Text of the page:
Fuel these days is expensive. Paying attention to fuel mileage can save money. The challenge comes from driving different roads under different weather conditions while modifying driving behaviors. In the November 2017 Trip Mileage post, we attempted to analyze fuel mileage for a single trip that we had made numerous times in other RVs.
The current challenge is figuring out how powering the refrigerator using the truck’s alternators while driving affects fuel mileage.
The Truck is a 2017 F-450 Dually 4X4 Crew Cab Diesel with Automatic Transmission and 4.30 rear end. The truck has just under 11,000 miles. The truck camper is a 2017 Lance 850 weighing in at around 3,000 pounds. A 2013 Jeep Wrangler Rubicon two door is normally being towed four down. The Rubicon weighs (unloaded) around 4,500 pounds.
The Lance camper’s refrigerator is a 3 way. It can be powered by 12 Volts DC (battery), 110 Volts AC (shore power) or propane. A switch above the refrigerator turns on or off the 12 Volt capability. When the refrigerator is in automatic power mode, when shore power is present that is used. If no shore power, then truck provided 12 Volt power is used when present. Without shore power or truck power, propane is used.
Before and After MPG
First off, this is not a scientific study and isn’t repeatable as there are no records of when the refrigerator was running off the truck and when it wasn’t. For a SWAG (silly wild-ass guess), the refrigerator was powered off the truck about ¾ of the time.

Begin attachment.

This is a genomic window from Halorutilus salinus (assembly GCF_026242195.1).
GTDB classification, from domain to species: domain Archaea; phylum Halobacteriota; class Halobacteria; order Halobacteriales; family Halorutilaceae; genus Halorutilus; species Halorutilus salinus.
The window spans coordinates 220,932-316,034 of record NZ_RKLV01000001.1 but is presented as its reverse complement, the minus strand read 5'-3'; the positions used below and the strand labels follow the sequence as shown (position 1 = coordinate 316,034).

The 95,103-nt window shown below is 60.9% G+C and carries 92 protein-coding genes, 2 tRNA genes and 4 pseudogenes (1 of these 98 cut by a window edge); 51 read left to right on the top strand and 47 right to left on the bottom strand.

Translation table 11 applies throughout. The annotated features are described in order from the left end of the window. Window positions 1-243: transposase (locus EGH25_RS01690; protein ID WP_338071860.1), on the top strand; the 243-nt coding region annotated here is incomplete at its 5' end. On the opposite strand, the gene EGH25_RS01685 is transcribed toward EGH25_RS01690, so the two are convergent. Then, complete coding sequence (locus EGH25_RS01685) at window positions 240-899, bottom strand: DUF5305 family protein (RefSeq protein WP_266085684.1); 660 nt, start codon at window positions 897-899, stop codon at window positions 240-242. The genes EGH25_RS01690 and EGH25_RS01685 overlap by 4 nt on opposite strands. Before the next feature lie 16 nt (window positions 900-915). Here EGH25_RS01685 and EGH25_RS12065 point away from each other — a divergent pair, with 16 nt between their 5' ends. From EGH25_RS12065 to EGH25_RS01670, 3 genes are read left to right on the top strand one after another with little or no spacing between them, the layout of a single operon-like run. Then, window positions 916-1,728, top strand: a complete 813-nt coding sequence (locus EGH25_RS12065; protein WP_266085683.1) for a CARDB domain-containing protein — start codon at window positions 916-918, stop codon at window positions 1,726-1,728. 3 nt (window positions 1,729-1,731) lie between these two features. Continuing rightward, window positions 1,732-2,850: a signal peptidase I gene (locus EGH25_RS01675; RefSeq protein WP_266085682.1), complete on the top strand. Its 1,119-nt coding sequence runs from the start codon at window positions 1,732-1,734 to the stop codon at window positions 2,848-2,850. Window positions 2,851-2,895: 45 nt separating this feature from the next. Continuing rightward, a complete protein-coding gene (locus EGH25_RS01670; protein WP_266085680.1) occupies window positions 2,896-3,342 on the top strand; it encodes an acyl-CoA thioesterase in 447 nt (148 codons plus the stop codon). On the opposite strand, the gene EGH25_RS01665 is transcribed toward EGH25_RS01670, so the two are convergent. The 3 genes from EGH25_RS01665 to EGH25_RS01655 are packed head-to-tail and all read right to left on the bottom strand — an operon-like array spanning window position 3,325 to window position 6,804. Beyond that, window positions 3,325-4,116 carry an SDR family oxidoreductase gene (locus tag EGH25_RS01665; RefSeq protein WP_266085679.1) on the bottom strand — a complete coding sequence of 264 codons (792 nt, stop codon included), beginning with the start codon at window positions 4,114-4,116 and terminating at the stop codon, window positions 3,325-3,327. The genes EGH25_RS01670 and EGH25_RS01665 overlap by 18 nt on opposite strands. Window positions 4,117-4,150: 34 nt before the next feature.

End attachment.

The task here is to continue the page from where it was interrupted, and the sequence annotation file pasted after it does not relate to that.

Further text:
Fuel mileage from when the truck was new to around 8,800 miles is 9.93 MPG. These miles were driven before we tried powering the refrigerator using truck power. For the 2,000 plus miles we drove powering the refrigerator using the truck, fuel mileage dropped to 9.25 MPG.
The difference could be ½ a mile per gallon in diesel MPG or more. The average diesel fuel price paid since the truck was purchased is $2.989 per gallon. How much money would running the refrigerator this way cost (9.93 MPG versus 9.25 MPG) on a per mile driven basis? Around 2.23 cents per mile or $223 for 10,000 miles.
Propane Versus Truck Powered Refrigerator
To see which is better, propane or truck powered refrigerator, figure out how much propane can be bought for $200 and compare that to how much propane might be actually used. We have filled a 20 pound propane bottle five times since buying the camper. We have camped in some really cold campgrounds (e.g. Lubbock Winter Camping) using the heat quite a bit. The highest price paid for a propane fill up was $20 in Alpine Texas. At that highest price, we could refill our propane bottles ten times and still come out ahead on propane.
The Safety Factor
Linda says that we should always turn off all propane appliances when fueling the truck. I believe this is especially true for gasoline powered trucks. Less so for diesel powered trucks. The concern is propane ignition in the refrigerator may also ignite gas fumes during fueling. Blowing up a rig would be the beginning of a very bad day. Be careful out there.
For most propane powered RV refrigerators, propane cooling stops working above 5,500 to 6,500 feet elevation. When driving over the mountains, maybe lower gas mileage would be preferable to spoiled food.
In the future, we need to keep better records of when we drive powering the refrigerator off of the 12 Volt system. Then we can more accurately estimate the cost of running the refrigerator this way.
Hope to see you on the road ahead!